Thursday, March 10, 2011

Lashkar module in India to target World Cup, warns home ministry

The al-Qaeda and the Lashkar-e-Tayyeba (LeT) are jointly planning a deadly terror attack on World Cupvenues in India, according to a tip-off from foreign intelligence agencies that said the attacks will be launched from Pakistan soil.

Following the "specific intelligence" from the foreign agencies, the Centre has sent as many as four alerts in the last six days to all state governments, with special alerts to those hosting World Cup matches, asking them to take steps to avert the terror strike.

The tip-off suggests that there could be up to 15 attackers - five more than the number involved in the November 2008 Mumbai massacre - who would infiltrate India through both the land and sea routes.

Alarm bells have gone off after it emerged that the leader of an LeT group is suspected by Indian agencies to be one of the handlers of the 26/ 11 attackers who has already "researched" the match venues.

However, there are fears that the hectic activity from the government might have come a little late. According to the Union home ministry alert of March 7 to all states, the first module of the terror group has already entered India.

World Cup-related alerts were sent to the police chiefs of Gujarat, Karnataka, Maharashtra, Punjab, Tamil Nadu and West Bengal and the police commissioners of Mumbai, Kolkata, Chennai, Ahmedabad, Bangalore, Nagpur, Chandigarh and Delhi.

The cricket venues in Maharashtra and Gujarat - specifically Nagpur, Mumbai and Ahmedabad - are "special concerns" as they are near the western coast. However, the government has not deployed NSG commandoes yet at any of the eight World Cup venues. An alert sent out on Wednesday to all states says an LeT group led by Zabiuddin Ansari is behind the plot.

This module had reportedly "researched" the eight ICC World cup venues in India in October 2010 and has drawn up a plan to use explosive chemical compounds and detonators in the terror strike.

Sources claimed Ansari is a 30-year-old Maharashtra- born terrorist whom Indian agencies suspect to be among the handlers of the 26/11 terrorists. Sources claimed that he had directed the terrorists on phone from Karachi and had been addressed as Abu Jindal by the terrorists.

Ansari has been missing from India since 2005 when he reportedly slipped into Pakistan for terror activities. Home minister P. Chidambaram had said earlier, "There was a handler in 26/11 whom we have known for long, or suspected for a long time, could be an Indian. That's something we have known for many, many months now. He goes by the name Abu Jindal, but that is not his real name." The Al-Qaeda module trying to enter India from the sea are possibly "Urdu-speakers from the Punjab province of Pakistan," warns the home ministry alert of March 7, adding that even the upcoming Assembly elections could be a target. "A collateral input reveals that Al-Qaeda operatives involved in the attacks could travel to India by boat…that these operatives could be well-acquainted with maritime travel to reach their targets in quick time," the alert says.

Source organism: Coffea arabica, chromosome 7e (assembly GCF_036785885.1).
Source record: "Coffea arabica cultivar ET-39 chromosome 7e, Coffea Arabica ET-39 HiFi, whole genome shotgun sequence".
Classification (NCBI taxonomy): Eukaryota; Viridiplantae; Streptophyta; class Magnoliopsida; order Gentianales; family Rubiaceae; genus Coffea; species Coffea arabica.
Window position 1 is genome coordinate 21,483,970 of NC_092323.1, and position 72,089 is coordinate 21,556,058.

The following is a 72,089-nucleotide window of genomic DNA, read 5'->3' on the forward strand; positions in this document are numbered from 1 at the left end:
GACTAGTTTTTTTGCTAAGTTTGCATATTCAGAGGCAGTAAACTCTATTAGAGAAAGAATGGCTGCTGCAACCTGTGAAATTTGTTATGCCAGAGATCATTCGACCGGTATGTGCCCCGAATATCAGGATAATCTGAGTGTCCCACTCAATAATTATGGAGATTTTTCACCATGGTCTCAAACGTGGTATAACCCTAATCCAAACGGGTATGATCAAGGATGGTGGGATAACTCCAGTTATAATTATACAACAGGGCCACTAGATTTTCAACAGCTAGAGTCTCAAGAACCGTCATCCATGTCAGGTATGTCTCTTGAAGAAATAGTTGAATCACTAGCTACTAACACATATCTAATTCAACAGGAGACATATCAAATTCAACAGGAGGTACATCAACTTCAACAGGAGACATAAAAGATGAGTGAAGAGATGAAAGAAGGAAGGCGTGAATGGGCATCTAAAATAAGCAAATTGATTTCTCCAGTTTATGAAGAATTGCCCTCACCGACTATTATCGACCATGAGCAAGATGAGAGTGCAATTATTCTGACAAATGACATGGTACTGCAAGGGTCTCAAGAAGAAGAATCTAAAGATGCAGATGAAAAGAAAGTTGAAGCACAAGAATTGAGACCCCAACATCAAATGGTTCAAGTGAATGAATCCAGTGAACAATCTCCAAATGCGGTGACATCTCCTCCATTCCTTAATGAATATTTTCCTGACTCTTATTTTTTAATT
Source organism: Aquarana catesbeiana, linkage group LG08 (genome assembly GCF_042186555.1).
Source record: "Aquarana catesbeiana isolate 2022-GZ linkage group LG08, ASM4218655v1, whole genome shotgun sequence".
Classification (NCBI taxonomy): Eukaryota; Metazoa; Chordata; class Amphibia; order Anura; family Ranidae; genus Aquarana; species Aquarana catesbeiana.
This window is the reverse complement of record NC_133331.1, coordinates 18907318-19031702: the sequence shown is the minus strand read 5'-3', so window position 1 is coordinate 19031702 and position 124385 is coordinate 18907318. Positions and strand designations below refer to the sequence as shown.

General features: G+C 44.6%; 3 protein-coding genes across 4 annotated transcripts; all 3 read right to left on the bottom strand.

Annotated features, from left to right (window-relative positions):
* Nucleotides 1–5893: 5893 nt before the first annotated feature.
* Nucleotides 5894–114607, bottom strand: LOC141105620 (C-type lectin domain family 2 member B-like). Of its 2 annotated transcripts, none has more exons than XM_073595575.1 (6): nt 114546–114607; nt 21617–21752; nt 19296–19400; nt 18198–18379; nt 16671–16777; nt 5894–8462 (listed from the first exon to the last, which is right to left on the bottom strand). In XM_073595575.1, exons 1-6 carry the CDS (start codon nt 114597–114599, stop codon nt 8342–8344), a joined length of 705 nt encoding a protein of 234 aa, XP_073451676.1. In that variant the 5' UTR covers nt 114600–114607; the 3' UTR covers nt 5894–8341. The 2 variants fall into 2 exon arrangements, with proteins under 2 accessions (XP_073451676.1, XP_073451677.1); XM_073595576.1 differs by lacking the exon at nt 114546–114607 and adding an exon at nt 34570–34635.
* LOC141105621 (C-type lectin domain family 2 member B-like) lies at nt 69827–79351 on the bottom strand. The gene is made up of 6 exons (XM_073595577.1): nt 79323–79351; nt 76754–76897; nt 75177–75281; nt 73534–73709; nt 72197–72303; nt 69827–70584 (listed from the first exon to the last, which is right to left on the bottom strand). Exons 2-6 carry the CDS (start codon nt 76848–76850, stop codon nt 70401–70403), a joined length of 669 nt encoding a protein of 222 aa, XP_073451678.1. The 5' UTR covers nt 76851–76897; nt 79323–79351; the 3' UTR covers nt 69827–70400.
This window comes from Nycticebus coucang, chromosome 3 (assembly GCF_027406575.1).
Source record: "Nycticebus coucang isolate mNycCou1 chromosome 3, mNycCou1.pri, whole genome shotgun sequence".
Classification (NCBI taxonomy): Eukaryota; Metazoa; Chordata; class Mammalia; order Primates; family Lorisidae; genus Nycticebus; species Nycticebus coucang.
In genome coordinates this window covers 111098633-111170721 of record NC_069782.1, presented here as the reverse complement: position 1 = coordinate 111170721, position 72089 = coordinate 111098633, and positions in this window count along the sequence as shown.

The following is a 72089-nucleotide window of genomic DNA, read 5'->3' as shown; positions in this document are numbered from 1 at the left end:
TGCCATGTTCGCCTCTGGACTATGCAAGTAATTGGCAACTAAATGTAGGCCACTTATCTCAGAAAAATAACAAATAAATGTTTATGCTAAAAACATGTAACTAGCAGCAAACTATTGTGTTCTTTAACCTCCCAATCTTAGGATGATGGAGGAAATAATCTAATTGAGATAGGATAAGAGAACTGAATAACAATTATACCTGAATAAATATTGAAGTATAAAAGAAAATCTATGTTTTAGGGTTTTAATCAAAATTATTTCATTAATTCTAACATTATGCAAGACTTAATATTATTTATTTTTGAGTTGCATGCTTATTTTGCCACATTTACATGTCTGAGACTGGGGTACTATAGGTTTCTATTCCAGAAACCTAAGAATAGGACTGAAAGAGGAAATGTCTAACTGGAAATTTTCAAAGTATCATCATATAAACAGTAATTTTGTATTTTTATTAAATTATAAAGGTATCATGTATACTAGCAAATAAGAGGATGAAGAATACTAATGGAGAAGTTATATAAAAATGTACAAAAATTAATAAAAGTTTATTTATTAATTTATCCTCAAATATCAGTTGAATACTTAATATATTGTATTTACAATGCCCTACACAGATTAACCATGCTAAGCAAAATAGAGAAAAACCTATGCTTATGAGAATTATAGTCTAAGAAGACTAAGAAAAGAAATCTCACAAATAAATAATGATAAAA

The government's priority is, without doubt, the safe completion of the World Cup. A top government source said additional layers of security have been added at all World Cup venues in India with specific attention to the India-South Africa clash in Nagpur on Saturday, the quarterfinal match scheduled in Ahmedabad on March 24, the semifinal fixture in Mohali on March 30 and the final at Mumbai on April 2. The navy and the Coast Guard have been put on alert to thwart any intrusion from the sea.

"The government is taking this alert very seriously. It is not a general alert by any means," a source said, adding that Union home secretary G.K. Pillai is in touch with all the police chiefs concerned.

Sources said that the foreign intelligence agencies who alerted India have also sent a message to Pakistan to check any terror attack being planned from its soil. "The message has gone to Pakistan that people in its territory are planning such attacks on India of the magnitude of 26/11 and that Pakistan should be careful to not allow anything to happen," a source said.

In its alert on March 3, the Union home ministry asked the states to track the whereabouts and movements of the Indian Mujahideen absconders. "The LeT group associated with Zabiuddin Ansari has come to notice seeking information on explosive chemical compounds which can be used for fabrication of IEDs," the alert said.

The home ministry alert sent out on Wednesday added that the group has also researched household items that can be used as chemicals. In another alert sent out on Wednesday, the MHA has asked the states concerned to have better deployment of police personnel inside stadia.

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